104 Sheila Ouigley, Working Dog


106 Chosen, The Courtyard


109 Deus Ex, 007 l 3‘


1 1O Ozu, Cypher


1 1 1 Mozart, Murder City


COCO. Excellent .00. Recommended Good CO Flawed

0 Poor


1 12 iPod


1 14 Biscuits, Bothy


1 1 6 Dundee


Starsky & Hutch: The Complete First Season (15) Columbia Tristar retail .0...

TV Starsky & Hutch: The Pilot Five. Sun 21 Mar, 9.55pm COCO

At school, we called them Starkers and Crutch. For anyone of a certain chronological persuasion (now situated between the ages of 29 and 44), the original 1975 series of Starsky 8. Hutch came like a bolt from the blue and screeched into our common psyches quicker and harder than a Ford Torino slamming into a stack of cardboard boxes. So deep was the impression made upon our tiny minds that the only way to pay proper tribute to detectives Dave Starsky and Ken Hutchinson was to form our very own local law enforcement agency.

Unfortunately, there were only three of us, all of whom had dark hair which, when there’s only one Dave Starsky, is an equation too far. No one wanted to be dull old Hutch (even David Soul admitted he had tried and failed to convince co-producer Aaron Spelling that he was perfect for the role of Starsky in the pilot episode), leaving Captain Dobey and Huggy Bear as the last two roles to play. Both were unattractive propositions: Dobey was pissed off on a permanent basis and as for Huggy, well, goddamn it, we knew he was kinda funky but we just didn’t trust that shifty snitch. And the fact that we were all tucked up in bed when most of the local drug lords were out and about indulging in their nefarious acts never struck any of us as being a problem.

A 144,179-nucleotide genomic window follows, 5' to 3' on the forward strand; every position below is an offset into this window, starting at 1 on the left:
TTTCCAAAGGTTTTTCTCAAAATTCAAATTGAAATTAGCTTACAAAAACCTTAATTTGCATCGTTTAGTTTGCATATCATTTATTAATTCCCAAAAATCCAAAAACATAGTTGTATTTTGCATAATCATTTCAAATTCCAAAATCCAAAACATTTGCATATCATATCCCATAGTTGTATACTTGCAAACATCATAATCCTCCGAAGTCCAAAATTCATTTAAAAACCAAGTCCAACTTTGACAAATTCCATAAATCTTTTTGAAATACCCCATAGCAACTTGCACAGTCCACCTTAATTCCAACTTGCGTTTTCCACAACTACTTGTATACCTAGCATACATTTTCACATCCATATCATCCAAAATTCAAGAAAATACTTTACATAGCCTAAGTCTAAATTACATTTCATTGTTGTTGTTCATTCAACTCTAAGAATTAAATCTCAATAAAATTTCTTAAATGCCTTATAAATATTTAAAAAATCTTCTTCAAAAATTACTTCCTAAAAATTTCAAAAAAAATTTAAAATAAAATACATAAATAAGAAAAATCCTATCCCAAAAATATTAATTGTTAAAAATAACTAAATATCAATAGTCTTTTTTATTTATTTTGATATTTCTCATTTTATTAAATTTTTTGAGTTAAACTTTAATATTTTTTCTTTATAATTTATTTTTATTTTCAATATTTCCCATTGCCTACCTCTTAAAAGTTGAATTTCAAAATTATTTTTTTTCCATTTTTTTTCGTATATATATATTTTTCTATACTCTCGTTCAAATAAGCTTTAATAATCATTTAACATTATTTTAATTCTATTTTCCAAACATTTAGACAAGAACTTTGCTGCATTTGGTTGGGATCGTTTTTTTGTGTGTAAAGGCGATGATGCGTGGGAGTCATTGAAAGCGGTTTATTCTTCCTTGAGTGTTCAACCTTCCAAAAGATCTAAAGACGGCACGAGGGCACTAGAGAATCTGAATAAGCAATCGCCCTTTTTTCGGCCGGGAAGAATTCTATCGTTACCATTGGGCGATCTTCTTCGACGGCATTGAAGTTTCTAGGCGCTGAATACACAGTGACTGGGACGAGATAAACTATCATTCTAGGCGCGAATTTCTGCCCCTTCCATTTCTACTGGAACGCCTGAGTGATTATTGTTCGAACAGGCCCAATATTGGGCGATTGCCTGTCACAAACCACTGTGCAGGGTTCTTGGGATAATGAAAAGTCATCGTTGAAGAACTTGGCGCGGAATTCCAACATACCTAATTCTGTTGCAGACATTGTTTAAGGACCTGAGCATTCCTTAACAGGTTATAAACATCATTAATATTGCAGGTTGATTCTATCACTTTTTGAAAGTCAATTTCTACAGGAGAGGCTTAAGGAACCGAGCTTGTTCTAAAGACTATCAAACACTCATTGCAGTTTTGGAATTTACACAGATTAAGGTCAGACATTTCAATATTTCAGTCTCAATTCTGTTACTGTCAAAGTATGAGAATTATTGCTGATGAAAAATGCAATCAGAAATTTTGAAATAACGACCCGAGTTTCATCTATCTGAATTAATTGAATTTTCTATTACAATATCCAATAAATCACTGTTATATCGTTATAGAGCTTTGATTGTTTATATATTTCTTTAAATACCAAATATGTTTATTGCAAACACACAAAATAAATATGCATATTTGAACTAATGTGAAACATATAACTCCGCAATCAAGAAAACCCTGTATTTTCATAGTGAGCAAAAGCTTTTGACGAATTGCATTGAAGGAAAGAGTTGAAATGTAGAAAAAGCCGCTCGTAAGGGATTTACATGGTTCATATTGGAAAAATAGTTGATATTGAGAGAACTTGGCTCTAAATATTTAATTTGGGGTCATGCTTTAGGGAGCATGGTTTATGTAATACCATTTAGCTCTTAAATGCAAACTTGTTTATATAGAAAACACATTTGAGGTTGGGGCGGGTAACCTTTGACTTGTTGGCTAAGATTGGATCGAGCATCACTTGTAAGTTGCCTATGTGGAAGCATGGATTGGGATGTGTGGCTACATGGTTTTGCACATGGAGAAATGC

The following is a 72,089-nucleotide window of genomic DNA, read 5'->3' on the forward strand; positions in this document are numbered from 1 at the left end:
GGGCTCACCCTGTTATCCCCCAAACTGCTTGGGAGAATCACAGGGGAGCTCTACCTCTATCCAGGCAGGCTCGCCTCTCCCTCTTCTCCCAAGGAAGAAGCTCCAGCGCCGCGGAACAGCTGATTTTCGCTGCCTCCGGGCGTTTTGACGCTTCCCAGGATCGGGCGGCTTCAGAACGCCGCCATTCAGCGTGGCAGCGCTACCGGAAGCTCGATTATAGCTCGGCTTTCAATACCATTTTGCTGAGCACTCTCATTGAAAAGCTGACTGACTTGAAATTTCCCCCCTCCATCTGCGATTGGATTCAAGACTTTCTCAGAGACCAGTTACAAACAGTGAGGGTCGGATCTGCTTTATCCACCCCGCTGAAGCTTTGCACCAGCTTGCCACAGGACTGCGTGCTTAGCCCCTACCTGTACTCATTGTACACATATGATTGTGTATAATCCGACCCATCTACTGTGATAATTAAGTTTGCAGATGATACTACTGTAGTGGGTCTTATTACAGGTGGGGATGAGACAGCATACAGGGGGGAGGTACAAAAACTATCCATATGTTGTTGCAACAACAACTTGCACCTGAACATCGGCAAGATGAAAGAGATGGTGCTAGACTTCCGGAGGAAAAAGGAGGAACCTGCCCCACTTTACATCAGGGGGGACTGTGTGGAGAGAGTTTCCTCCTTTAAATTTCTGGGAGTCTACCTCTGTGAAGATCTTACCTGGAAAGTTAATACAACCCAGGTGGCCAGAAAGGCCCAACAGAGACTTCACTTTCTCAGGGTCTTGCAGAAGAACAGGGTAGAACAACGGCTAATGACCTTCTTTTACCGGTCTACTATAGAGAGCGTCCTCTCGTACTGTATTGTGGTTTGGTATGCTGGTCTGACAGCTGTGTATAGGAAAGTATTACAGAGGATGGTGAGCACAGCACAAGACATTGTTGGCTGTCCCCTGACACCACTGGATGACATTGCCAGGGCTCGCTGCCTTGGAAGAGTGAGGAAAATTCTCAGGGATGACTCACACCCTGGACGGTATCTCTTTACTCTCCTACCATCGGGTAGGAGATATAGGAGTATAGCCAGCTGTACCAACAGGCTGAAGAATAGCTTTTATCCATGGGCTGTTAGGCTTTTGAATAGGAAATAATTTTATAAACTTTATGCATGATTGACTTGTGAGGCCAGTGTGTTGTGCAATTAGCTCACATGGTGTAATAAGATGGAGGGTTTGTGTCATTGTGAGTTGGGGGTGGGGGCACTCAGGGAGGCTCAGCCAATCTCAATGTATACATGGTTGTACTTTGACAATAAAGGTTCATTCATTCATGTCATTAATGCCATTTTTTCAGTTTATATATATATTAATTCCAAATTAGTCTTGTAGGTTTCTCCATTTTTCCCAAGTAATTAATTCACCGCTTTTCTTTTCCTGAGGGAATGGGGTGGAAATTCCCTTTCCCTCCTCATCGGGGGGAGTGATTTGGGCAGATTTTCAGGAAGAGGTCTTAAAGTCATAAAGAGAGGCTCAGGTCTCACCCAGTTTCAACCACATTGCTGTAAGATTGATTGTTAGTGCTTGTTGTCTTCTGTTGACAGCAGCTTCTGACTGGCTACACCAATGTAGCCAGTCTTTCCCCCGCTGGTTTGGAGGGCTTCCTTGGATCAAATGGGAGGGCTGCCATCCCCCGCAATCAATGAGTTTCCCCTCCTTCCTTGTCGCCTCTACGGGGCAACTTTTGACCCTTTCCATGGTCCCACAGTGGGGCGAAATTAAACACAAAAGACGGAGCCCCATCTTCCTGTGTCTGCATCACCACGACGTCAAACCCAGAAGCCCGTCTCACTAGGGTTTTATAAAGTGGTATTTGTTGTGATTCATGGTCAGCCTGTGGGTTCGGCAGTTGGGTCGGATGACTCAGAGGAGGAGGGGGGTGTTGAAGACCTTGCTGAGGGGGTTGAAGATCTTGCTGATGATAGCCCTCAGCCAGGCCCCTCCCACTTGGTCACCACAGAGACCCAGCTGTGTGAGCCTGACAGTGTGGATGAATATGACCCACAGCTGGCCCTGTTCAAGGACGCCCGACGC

Naturally enough, this illogical fascination had to end and we moved maturely on to Subbuteo, raiding orchards and, yuck, girls. Still, for a number of years afterwards, whenever we saw each other downtown

we’d shout ‘freeze’ and point an imaginary .357 Magnum and swagger around like a midget fool in an oversized cardigan shooting off cool quips and acidic asides by the dozen. As the hookers and pimps who trailed our paths would attest, there were almost no homoerotic undercurrents in sight.

So, as those fond memories are jerked back into place by the Hollywood re-enactment of the finest US cop show of the 705, revisiting the old episodes is a task which is undertaken with fevered anticipation. And against almost every odd in the book, the first series actually stands up to scrutiny. But after all, as the documentary ‘Behind the Badge’ on the five-disc, 17.6- hours DVD release notes, what’s not to like? Most cop shows of the time were almost pedestrian in comparison when it came to presenting a relationship between men and portraying brutal streetcrime. But, more importantly, they had far superior iconic props. Kojak had a lollipop, Columbo his dirty mac and lronside the wheelchair. But our Bay City strollers had THAT CAR. The red Torino with the white flash deservedly gets its own featurette here, The Third Star.

If you can, you should try to forget the disastrous aftermath: David Soul’s hit singles and downward spiral into alcoholism and domestic violence; Paul Michael Glaser’s family disaster with AIDS; and Antonio Fargas appearing in Holby City. Starsky and Hutch are still very much the men. Anyone doubting the influence of the show should bear in mind the mid-70$ words of Ken Oxford, chief constable of Merseyside. He complained furiously that his officers had started driving erratically, that they would often wear sunglasses in the middle of winter and, most profoundly, ‘wore their gloves with the cuffs turned down’. Now, that’s cool. (Brian Donaldson)


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15% Mill 1 Apr Z/’()()-1 THE LIST 103